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Yanke Bionics - What to Expect

For patients with an arm amputation

Information for the upper extremity amputee

Losing a limb will present many new challenges in your life. Fortunately you will not be facing these challenges alone. Yanke Bionics is just one member of the skilled health care team helping you overcome these new challenges. Remember, except no limitations! Your team of experts may include occupational therapists, physical therapists, case managers, and social workers as well as your physician and prosthetist (people trained to fit artificial limbs, or prostheses).

Healing: The first stage of rehabilitation for an arm amputation is healing. As your arm begins the healing process, you will want to keep any open areas clean and dry. Your physician will recommend the appropriate dressings to your arm and any other special considerations you may need to follow. Things to notify your doctor about are any discoloration to the incision, sudden onset of high fever, or excessive draining. These can be signs of infection which need to be treated immediately.

Shrinker: One technique to help speed healing and to reduce edema, is the use a shrinker. A shrinker is an elastic stocking that provides graded (tighter at the bottom and less compression the higher you go on the sock) compression to your residual limb. This compression helps control edema (swelling) which helps “shape” your limb, helps decrease nerve sensitivities, and improves circulation to healing tissues. Since a shrinker is a tight stocking, you may need someone else to help assist donning initially. Your prosthetist at Yanke Bionics will size you for the appropriate shrinker and explain how to care for this garment.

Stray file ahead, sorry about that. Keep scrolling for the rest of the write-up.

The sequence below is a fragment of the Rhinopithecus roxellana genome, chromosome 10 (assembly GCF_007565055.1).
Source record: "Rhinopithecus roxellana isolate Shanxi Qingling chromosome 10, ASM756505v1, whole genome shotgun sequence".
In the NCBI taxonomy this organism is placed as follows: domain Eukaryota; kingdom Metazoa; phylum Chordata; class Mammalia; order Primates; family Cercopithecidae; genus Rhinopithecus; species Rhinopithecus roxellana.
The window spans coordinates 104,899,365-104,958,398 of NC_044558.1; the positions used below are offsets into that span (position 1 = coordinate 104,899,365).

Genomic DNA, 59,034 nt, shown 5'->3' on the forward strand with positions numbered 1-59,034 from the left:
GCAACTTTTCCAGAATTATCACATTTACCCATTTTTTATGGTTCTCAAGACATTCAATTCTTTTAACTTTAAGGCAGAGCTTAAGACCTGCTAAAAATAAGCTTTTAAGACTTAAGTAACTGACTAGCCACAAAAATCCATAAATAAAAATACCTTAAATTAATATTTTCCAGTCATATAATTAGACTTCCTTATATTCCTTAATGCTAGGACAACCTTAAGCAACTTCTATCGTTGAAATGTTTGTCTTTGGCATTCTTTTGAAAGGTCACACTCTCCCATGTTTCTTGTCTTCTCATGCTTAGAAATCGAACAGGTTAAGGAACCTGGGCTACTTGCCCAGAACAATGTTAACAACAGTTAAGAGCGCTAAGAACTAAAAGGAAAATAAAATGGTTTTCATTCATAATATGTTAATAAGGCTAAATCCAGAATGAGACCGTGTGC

Phantom Sensation and Pain: Although most amputees experience some form of phantom sensation at some point during their lives, there are tricks to help reduce and minimize its effect. Please note that there is a big difference between phantom pain and phantom sensation. Phantom pain is a physical discomfort and the feeling like the missing appendage is in a painful position or severely injured (Perhaps it feels like the finger are bent back and broken). However, phantom sensation is simply the sensation that the missing appendage is still there without physical discomfort. (“It feels like my hand is still there”)Your occupational and/or physical therapist can do things to help reduce phantom pain and sensation. The tips they will provide, work at desensitizing nerve endings in your residuum. A shrinker provided by Yanke Bionics will also help reduce phantom sensation/pain. Read more about phantom sensations.

The First Prosthesis: After your limb is healed, your physician will prescribe a prosthesis. A Yanke Bionics prosthetist will use this prescription to fabricate the appropriate prosthesis for your needs. It is important to tell your prosthetist what kind of activities you would like to return to. For example, make a list of activities you find enjoyable so you can discuss these activities with your prosthetist. Your prosthetist will work with you at designing a prosthesis best-suited for your lifestyle. The level of amputation greatly changes the design of prosthesis, as will your likes and interests.

Limb changes: Your residual limb will rapidly decrease in size during the first few months following ampuation due to the decrease in swelling and because of muscle atrophy. Be aware that this is a necessary part of the healing process. Also be aware that this will require adjustments by the prosthetist to accommodate for this decrease in limb size. Over the first year, the limb will gradually taper off to a point where a decrease in size is much slower.

The Second Prosthesis: Many times it will be necessary to replace the socket, components, or both by the first 12 to 24 months due to the loss of limb size. This may be called a definitive prosthesis but by no means is it the last prosthesis you will received. As your age, limb, and/or interests change, so will the prosthesis.

Request an online evaluation

Use our evaluation form to request a no-obligation consultation from our clinicians. We will contact you to discuss your pre-surgery or prosthetic-related questions.

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